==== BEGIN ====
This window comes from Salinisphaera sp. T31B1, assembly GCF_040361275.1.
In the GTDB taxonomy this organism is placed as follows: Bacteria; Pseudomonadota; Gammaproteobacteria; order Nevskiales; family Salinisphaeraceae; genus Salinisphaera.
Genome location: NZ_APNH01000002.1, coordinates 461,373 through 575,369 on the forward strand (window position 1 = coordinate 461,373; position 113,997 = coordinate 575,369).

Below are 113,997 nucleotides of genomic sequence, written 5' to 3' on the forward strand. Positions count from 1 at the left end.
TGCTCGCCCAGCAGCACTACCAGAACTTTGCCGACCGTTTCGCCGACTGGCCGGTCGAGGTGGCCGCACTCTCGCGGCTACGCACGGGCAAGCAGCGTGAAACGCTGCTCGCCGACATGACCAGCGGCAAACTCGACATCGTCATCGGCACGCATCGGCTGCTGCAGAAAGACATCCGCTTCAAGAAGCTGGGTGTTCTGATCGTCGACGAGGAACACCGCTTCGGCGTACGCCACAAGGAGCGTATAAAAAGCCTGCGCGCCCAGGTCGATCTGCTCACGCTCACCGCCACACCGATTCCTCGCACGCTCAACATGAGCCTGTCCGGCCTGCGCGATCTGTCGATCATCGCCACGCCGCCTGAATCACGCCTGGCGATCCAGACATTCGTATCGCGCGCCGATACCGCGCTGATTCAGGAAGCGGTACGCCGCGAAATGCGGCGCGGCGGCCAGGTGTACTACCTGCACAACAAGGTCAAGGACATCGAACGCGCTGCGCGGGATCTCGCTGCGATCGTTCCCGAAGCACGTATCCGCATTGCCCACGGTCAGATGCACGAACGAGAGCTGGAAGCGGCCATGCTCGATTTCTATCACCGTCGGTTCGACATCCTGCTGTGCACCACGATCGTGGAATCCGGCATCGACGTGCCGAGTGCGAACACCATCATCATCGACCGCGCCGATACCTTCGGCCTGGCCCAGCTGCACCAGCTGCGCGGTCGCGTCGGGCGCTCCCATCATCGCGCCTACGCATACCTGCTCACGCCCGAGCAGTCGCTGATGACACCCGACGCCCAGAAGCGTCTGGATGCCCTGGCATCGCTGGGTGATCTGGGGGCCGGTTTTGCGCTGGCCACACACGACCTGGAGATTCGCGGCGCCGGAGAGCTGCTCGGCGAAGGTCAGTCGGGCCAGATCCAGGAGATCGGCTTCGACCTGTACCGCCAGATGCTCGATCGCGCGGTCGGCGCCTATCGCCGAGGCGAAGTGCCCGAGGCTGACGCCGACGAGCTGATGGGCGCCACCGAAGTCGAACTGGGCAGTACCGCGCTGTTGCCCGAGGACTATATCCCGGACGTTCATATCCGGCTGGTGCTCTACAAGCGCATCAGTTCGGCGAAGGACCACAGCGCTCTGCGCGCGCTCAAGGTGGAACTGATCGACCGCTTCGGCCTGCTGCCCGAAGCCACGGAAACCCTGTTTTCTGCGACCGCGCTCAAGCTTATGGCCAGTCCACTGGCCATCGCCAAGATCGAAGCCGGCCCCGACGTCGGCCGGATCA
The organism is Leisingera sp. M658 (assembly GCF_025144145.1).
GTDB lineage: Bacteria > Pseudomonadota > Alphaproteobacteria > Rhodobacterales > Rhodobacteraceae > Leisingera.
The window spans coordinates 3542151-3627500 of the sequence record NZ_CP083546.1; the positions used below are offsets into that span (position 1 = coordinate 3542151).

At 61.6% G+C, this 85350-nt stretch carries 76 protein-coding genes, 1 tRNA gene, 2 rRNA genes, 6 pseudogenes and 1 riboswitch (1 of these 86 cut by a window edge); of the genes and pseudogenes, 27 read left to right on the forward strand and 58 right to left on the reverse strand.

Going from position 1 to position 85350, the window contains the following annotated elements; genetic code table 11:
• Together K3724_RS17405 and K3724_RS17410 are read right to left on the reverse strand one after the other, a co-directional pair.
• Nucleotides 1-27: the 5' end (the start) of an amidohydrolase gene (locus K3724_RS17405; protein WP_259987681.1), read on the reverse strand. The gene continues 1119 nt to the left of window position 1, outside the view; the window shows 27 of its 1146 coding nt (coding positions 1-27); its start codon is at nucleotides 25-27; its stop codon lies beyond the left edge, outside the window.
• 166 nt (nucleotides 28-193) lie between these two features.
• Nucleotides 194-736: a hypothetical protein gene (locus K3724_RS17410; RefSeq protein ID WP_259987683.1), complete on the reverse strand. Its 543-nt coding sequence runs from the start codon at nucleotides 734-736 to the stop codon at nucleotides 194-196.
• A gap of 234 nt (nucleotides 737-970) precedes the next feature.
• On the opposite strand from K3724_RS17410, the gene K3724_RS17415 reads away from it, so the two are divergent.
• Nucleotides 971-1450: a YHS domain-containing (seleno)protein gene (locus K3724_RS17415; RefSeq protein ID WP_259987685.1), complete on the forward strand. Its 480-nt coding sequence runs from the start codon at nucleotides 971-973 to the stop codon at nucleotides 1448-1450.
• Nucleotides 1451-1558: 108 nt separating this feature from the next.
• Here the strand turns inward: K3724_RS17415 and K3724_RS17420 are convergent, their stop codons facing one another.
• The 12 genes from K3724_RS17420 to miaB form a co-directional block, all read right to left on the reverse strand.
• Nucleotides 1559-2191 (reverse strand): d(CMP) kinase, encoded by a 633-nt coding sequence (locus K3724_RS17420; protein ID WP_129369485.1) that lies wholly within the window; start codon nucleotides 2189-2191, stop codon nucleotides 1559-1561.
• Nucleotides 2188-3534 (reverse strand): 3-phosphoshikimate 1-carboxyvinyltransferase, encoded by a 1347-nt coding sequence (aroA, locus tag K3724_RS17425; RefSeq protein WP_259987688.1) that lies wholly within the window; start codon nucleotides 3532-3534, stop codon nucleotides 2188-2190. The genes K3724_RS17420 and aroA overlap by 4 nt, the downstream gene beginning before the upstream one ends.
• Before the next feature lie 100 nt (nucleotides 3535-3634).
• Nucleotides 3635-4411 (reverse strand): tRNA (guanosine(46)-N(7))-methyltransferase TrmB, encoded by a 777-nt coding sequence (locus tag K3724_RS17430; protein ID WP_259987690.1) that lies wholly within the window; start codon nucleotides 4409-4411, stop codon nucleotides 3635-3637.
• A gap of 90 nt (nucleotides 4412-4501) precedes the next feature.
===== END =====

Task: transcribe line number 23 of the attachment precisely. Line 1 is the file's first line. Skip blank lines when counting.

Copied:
• Before the next feature lie 100 nt (nucleotides 3535-3634).